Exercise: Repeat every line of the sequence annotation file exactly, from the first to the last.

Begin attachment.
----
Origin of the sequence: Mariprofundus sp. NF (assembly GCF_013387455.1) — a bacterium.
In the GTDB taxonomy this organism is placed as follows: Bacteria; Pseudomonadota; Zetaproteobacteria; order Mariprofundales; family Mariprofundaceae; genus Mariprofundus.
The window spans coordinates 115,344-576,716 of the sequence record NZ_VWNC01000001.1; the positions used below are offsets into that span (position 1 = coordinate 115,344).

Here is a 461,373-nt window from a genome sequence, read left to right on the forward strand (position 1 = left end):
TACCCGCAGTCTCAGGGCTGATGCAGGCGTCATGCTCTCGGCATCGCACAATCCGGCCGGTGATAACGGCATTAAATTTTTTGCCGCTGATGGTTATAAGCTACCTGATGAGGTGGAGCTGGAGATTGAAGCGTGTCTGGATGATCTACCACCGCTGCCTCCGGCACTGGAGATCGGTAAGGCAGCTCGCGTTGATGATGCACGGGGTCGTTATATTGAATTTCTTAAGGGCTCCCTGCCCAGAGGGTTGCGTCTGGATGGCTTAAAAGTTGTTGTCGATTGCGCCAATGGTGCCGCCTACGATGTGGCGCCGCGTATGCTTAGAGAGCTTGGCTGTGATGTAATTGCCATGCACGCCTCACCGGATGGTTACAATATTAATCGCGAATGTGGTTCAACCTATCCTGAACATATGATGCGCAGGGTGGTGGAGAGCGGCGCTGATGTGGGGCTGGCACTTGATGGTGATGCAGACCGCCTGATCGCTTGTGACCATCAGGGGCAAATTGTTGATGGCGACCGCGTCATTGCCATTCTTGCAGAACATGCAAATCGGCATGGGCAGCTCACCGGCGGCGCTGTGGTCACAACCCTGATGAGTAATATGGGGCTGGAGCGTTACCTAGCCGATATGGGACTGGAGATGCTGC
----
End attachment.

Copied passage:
Origin of the sequence: Mariprofundus sp. NF (assembly GCF_013387455.1) — a bacterium.
In the GTDB taxonomy this organism is placed as follows: Bacteria; Pseudomonadota; Zetaproteobacteria; order Mariprofundales; family Mariprofundaceae; genus Mariprofundus.
The window spans coordinates 115,344-576,716 of the sequence record NZ_VWNC01000001.1; the positions used below are offsets into that span (position 1 = coordinate 115,344).

Here is a 461,373-nt window from a genome sequence, read left to right on the forward strand (position 1 = left end):
TACCCGCAGTCTCAGGGCTGATGCAGGCGTCATGCTCTCGGCATCGCACAATCCGGCCGGTGATAACGGCATTAAATTTTTTGCCGCTGATGGTTATAAGCTACCTGATGAGGTGGAGCTGGAGATTGAAGCGTGTCTGGATGATCTACCACCGCTGCCTCCGGCACTGGAGATCGGTAAGGCAGCTCGCGTTGATGATGCACGGGGTCGTTATATTGAATTTCTTAAGGGCTCCCTGCCCAGAGGGTTGCGTCTGGATGGCTTAAAAGTTGTTGTCGATTGCGCCAATGGTGCCGCCTACGATGTGGCGCCGCGTATGCTTAGAGAGCTTGGCTGTGATGTAATTGCCATGCACGCCTCACCGGATGGTTACAATATTAATCGCGAATGTGGTTCAACCTATCCTGAACATATGATGCGCAGGGTGGTGGAGAGCGGCGCTGATGTGGGGCTGGCACTTGATGGTGATGCAGACCGCCTGATCGCTTGTGACCATCAGGGGCAAATTGTTGATGGCGACCGCGTCATTGCCATTCTTGCAGAACATGCAAATCGGCATGGGCAGCTCACCGGCGGCGCTGTGGTCACAACCCTGATGAGTAATATGGGGCTGGAGCGTTACCTAGCCGATATGGGACTGGAGATGCTGC